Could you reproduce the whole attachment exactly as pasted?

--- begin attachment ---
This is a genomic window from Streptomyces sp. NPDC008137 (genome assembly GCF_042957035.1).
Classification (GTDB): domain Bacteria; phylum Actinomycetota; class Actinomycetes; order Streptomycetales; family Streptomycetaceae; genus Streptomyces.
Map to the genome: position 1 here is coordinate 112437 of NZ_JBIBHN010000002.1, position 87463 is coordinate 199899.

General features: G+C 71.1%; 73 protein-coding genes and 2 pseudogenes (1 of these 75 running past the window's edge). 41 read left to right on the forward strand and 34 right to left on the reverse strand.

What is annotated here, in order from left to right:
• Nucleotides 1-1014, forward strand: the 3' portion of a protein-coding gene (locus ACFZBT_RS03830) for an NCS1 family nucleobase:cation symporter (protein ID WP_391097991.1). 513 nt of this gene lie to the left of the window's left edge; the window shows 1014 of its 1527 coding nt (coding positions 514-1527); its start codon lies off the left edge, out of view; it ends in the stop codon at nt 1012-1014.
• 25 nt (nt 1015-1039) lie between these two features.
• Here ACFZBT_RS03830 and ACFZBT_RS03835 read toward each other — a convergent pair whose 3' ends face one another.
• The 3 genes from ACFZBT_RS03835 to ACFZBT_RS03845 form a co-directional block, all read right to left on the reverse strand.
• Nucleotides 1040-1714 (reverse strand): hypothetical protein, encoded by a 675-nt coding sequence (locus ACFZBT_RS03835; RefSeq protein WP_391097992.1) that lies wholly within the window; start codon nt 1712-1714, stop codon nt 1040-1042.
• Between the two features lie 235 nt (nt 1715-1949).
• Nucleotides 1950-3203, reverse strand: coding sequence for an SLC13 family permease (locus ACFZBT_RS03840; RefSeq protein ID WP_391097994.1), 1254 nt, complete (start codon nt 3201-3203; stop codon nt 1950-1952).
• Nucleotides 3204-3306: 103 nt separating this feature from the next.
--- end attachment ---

This is a genomic window from Streptomyces sp. NPDC008137 (genome assembly GCF_042957035.1).
Classification (GTDB): domain Bacteria; phylum Actinomycetota; class Actinomycetes; order Streptomycetales; family Streptomycetaceae; genus Streptomyces.
Map to the genome: position 1 here is coordinate 112437 of NZ_JBIBHN010000002.1, position 87463 is coordinate 199899.

General features: G+C 71.1%; 73 protein-coding genes and 2 pseudogenes (1 of these 75 running past the window's edge). 41 read left to right on the forward strand and 34 right to left on the reverse strand.

What is annotated here, in order from left to right:
• Nucleotides 1-1014, forward strand: the 3' portion of a protein-coding gene (locus ACFZBT_RS03830) for an NCS1 family nucleobase:cation symporter (protein ID WP_391097991.1). 513 nt of this gene lie to the left of the window's left edge; the window shows 1014 of its 1527 coding nt (coding positions 514-1527); its start codon lies off the left edge, out of view; it ends in the stop codon at nt 1012-1014.
• 25 nt (nt 1015-1039) lie between these two features.
• Here ACFZBT_RS03830 and ACFZBT_RS03835 read toward each other — a convergent pair whose 3' ends face one another.
• The 3 genes from ACFZBT_RS03835 to ACFZBT_RS03845 form a co-directional block, all read right to left on the reverse strand.
• Nucleotides 1040-1714 (reverse strand): hypothetical protein, encoded by a 675-nt coding sequence (locus ACFZBT_RS03835; RefSeq protein WP_391097992.1) that lies wholly within the window; start codon nt 1712-1714, stop codon nt 1040-1042.
• Between the two features lie 235 nt (nt 1715-1949).
• Nucleotides 1950-3203, reverse strand: coding sequence for an SLC13 family permease (locus ACFZBT_RS03840; RefSeq protein ID WP_391097994.1), 1254 nt, complete (start codon nt 3201-3203; stop codon nt 1950-1952).
• Nucleotides 3204-3306: 103 nt separating this feature from the next.